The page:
Why an Increasing Number of Conversion Professionals Prefer A/B Testing
A couple of years ago, several key employees at Webati were privileged to attend the first ever conversion conference that was headed up by Tim Ash. This was a gathering of some of the world’s most renown conversion experts. All of us were able to derive inspiration from the seminars we attended, but one of our most surprising findings was just how many of these professionals preferred to use A/B split testing over multi variate split testing. These experts weren’t just enthusiastic about it. They were avid advocates.
We were curious why so many of them preferred A/B testing.
Size Does Not Matter
Rationally, you would think that testing a larger amount of variations would be better than just a few at a time, right? As the famed Lance Loveday so bluntly put it, “Not if all the variations you test suck.”
Fans of multivariate split testing often brag that they are able to test hundreds and thousands of variations for a single webpage. The important question is whether or not these tests are actually valuable and meaningful. Bryan Eisenberg, who is often thought of as the godfather of SEO, is not a fan of multivariate split testing. It is his contention that it wears people out on testing and does not deliver the results you are looking for.
In his mind, experimenting with thousands of combinations for headlines, images, and so on is not a valuable marketing strategy. He likens it to playing the lottery.
Again, Lance Loveday believes that A/B split testing is the antidote to this random testing strategy. It is his belief that A/B testing is capable of “harnessing the power of large changes.” A/B split testing is concerned with looking at the larger picture overall, rather than just tweaking small details, like a font or color.
How do you define large changes as it relates to your business or targeted demographic? The answer is to start by asking the right questions. For example, what is your business’s ultimate goal? Who is your business’s targeted demographic? What course of action do you want visitors to your site to take? Asking such questions will allow you to develop a hypothesis about how to woo your target audience, and then develop handcraft methods of determining whether or not these hypotheses are valid.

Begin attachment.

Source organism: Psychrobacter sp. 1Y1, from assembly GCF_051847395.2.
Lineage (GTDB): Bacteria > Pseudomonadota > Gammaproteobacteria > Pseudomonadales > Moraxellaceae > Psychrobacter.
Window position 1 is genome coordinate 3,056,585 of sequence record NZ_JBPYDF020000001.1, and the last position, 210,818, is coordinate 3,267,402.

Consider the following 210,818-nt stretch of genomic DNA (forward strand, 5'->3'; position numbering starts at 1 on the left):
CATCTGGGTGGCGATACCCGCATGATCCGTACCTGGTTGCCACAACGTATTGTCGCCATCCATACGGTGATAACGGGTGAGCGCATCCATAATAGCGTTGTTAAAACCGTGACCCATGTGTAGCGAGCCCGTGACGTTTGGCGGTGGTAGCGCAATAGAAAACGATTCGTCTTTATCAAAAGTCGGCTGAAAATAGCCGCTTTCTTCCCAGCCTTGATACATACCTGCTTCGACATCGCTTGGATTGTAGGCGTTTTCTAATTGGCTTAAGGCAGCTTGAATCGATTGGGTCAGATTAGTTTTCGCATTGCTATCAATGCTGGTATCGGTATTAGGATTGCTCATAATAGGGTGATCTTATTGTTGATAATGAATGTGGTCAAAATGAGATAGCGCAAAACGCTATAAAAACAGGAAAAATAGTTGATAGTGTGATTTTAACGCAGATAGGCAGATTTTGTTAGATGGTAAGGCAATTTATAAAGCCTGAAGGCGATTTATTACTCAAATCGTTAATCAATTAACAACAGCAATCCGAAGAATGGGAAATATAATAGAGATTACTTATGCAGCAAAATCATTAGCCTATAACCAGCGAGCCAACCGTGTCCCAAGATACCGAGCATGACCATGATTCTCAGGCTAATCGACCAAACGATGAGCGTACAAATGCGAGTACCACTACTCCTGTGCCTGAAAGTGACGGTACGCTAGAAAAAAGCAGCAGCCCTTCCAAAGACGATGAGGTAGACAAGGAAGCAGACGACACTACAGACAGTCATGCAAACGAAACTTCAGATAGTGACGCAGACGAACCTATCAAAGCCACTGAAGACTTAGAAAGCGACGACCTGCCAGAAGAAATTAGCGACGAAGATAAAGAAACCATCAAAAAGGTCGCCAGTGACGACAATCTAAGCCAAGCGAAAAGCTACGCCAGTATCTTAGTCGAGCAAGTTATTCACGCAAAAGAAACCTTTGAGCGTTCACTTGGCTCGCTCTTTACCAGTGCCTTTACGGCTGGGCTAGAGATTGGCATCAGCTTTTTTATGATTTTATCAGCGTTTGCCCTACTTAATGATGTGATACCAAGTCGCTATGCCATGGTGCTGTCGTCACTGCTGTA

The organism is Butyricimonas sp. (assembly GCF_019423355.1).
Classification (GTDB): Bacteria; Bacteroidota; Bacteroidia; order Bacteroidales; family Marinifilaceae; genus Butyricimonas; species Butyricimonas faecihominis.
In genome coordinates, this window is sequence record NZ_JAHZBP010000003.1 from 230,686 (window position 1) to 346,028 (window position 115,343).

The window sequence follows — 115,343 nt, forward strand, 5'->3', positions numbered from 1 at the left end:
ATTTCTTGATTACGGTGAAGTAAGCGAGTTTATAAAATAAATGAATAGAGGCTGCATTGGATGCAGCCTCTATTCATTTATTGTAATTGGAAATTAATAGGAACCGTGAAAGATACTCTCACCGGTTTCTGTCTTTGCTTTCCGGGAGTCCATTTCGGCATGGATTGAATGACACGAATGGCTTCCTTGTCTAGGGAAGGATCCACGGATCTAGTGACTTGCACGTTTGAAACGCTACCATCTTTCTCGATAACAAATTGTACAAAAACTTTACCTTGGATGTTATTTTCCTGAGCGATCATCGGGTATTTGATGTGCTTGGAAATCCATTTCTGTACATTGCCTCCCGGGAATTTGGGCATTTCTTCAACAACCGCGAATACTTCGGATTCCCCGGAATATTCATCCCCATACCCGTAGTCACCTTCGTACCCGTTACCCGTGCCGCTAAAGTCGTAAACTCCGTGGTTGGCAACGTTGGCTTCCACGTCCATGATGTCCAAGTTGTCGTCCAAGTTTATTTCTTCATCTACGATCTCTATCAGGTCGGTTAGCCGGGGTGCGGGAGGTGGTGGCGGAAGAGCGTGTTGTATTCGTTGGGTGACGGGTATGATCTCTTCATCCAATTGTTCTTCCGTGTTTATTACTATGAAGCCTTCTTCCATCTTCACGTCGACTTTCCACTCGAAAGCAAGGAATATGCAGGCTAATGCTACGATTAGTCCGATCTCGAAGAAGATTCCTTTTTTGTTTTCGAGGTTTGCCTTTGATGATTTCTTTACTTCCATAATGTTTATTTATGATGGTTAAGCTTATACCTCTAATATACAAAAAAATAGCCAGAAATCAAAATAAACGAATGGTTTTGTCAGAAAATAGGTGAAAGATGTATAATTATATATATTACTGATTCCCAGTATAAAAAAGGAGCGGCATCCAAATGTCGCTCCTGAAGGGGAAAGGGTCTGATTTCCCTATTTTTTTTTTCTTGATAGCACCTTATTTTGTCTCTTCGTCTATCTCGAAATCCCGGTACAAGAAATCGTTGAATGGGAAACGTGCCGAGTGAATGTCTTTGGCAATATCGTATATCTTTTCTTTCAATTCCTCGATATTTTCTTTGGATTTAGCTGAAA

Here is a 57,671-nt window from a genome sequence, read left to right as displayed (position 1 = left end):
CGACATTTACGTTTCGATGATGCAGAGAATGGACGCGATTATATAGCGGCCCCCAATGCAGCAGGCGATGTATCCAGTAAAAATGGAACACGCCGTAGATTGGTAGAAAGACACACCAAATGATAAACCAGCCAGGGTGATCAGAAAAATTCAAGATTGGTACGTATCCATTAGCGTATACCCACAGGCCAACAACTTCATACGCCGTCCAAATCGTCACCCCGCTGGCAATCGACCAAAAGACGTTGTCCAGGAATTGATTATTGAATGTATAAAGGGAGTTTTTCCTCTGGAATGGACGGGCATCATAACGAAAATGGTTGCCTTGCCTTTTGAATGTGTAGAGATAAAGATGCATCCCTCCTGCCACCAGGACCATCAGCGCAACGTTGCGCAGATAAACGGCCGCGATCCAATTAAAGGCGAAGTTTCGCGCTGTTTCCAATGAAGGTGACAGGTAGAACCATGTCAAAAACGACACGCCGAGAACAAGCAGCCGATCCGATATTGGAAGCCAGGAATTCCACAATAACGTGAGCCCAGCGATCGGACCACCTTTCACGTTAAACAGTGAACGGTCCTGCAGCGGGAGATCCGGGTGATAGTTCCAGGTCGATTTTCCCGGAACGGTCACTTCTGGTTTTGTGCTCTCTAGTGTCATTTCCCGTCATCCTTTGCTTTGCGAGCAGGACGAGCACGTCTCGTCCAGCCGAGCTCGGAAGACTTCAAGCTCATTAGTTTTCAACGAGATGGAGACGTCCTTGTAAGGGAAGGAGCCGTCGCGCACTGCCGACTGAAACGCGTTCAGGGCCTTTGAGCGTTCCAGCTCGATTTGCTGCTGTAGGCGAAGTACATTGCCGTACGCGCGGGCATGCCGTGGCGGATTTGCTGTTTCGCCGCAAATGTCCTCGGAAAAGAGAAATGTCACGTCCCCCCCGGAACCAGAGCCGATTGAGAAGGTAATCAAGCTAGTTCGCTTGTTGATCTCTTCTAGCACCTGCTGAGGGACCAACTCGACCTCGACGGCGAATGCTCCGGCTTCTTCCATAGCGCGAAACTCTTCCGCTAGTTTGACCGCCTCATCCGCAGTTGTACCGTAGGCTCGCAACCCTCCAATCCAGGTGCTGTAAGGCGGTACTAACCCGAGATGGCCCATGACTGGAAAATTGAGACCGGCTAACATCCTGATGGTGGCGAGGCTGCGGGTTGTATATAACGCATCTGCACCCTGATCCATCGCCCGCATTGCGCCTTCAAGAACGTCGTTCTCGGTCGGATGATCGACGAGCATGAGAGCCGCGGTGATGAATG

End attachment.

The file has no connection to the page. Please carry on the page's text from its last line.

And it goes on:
In this manner of thinking, you could liken A/B split testing to playing a game of poker, rather than the lottery. Each hand is played deliberately.
How to Think In a Holistic Manner
When it comes to combinatorial thinking, humans just aren’t good at. Let’s say you took six of the best employees here at Webati. You gave the six of us three examples of headlines, subheadings, images, and calls to action. Even with all six of us working together, it’s going to be impossible for us to imagine all of the different combinations and to evaluate them effectively. On the other hand, if you were to give us three, carefully considered and planned webpages, we would be able to look at them instantly and evaluate their effectiveness.
A/B split testing encourages one to be innovative and daring with individual components and the whole page. Different layouts and content structures can be evaluated for their effectiveness. Think of it this way. Layout A might depict its story through a series of images, while Layout B uses text, subheadings, and bullet points. Evaluating the effectiveness of the comparativeness would be next to impossible with multivariate testing.
Another advantage the A/B split testing has to offer is that it will enable you to experiment with different page paths. For example, Layout A offers the pitch and call to action on one single page. Layout B offers a two step call conversion process. The results that A/B testing produces in this matter can be invaluable. It lets you know which option is more effective for your business’s target audience.
What About Those Who Prefer Multivariate Testing?
In its own right, multivariate testing is a powerful tool. It can be used as an effective follow up to A/B split testing. In certain cases, the combinatorial power of multivariate split testing can be used to test a plethora of mutually compatible possibilities and determine the interaction of each of these elements. This is something that can’t be done with A/B split testing.
At Webati, we understand the value of both kinds of testing. A/B split testing is not necessarily better than multivariate. It is a matter of knowing when to use each type of testing. This is why so many SEO experts are proud to proclaim their affection for A/B testing.
When you choose to engage Webati’s services, we will utilize both types of testing to ensure that your page is optimized for your target audience. It is not the sophistication of the mathematics that matters. It is the sophistication of your marketing strategy.